Reviewed by Vern Ratzlaff
Wuthnow, professor of sociology at Princeton, claims that congregational drop in donations, voluntary and personal involvement are the result of a spiritual crisis, caused in large part by clergy failure to address the vital relationship between faith and money, work, stewardship and economic justice.
Quoting from clergy and laity interviews in sixty Protestant and Catholic congregations, parishioners often feel the church does not care about what they do from Monday to Friday.
Wuthnow points to attempts to challenge members to think differently about matters of faith and finance. Churches are being influenced by the cultural milieu in which we live (p ix). Of primary interest is a 64-item congregational interview guide that he used in congregational analysis (p 247ff). Clergy need to continue to emphasize stewardship and its centrality to the life of faith (p 105), featuring its theological significance rather than simply as common sense middle class virtues.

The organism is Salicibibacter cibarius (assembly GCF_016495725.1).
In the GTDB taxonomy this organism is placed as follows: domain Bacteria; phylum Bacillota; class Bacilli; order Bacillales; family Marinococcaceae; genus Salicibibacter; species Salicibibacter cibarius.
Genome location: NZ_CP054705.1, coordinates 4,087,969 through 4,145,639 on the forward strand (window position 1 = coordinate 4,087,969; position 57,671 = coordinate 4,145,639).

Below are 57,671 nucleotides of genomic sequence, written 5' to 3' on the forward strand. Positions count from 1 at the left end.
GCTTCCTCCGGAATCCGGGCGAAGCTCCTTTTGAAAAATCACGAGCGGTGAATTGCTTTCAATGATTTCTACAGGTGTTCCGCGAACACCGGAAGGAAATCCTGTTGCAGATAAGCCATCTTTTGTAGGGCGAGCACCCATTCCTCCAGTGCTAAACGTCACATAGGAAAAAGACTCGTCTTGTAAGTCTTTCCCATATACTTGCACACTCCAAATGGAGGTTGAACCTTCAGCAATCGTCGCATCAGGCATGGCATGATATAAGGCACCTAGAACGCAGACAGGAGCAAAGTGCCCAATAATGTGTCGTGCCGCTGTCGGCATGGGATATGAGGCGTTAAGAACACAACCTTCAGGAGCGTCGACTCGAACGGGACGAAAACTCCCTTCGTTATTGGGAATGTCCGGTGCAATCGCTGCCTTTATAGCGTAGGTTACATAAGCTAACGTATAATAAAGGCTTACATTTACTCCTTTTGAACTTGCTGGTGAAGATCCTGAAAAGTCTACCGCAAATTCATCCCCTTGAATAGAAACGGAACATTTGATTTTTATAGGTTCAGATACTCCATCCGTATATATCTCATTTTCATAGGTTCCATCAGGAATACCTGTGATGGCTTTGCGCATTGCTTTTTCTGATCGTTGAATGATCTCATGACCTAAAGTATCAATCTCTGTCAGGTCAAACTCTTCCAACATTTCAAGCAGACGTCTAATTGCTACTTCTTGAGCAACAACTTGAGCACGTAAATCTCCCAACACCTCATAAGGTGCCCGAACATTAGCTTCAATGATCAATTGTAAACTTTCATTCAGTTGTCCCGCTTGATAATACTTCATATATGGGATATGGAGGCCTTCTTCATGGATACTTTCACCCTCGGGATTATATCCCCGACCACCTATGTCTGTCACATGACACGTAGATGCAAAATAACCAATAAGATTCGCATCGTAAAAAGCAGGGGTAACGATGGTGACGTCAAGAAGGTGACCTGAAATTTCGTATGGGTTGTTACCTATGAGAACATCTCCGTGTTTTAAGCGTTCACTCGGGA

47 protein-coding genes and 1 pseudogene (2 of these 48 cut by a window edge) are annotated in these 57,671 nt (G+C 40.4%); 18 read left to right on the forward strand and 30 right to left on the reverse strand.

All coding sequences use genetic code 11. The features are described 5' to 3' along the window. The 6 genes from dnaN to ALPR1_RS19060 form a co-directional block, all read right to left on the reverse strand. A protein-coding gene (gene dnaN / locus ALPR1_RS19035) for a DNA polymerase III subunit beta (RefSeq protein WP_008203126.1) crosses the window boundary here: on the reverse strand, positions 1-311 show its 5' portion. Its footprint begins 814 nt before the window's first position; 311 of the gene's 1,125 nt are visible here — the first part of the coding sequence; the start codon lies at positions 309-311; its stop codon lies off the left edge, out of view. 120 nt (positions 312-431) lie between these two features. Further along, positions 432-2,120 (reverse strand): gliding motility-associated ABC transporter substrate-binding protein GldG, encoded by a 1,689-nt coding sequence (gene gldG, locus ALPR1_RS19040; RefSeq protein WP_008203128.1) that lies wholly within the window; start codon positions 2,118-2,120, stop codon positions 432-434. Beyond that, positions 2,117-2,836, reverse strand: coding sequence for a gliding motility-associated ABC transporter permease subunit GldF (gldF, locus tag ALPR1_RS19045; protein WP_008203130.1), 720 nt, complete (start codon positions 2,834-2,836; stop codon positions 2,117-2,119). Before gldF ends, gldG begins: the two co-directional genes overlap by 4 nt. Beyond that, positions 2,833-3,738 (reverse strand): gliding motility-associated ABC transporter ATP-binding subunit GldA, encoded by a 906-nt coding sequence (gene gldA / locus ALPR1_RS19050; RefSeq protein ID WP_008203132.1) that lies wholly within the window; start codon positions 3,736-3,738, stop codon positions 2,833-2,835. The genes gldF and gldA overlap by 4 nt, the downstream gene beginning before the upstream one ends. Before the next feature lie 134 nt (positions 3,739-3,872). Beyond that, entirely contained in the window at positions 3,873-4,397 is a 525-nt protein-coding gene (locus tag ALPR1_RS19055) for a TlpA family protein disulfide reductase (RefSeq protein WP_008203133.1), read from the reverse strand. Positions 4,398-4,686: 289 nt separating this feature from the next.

Wuthnow spends a chapter on strategies for survival to bring together stewardship and spiritual perspectives: to engage the congregation in ministry to the broken people of society, to move beyond middle class perspective; to initiate small groups for greater accountability; to encourage megachurch dynamics; to strength the program churches (membership of 200 – 500).
Wuthnowe’s attention is focused on clergy and their role in finance; this does not recognize the crucial changes in pastoral training and the churches changing role in society (the temptation to Constantianize the church; eg what are the implications for pastoral care in a culture where clergy training is increasingly on-line. A new perspective is needed that goes beyond fiscal probity.
Vern Ratzlaff is a pastor and professor of historical theology at Lutheran Theological Seminary in Saskatoon, Saskatchewan, Canada.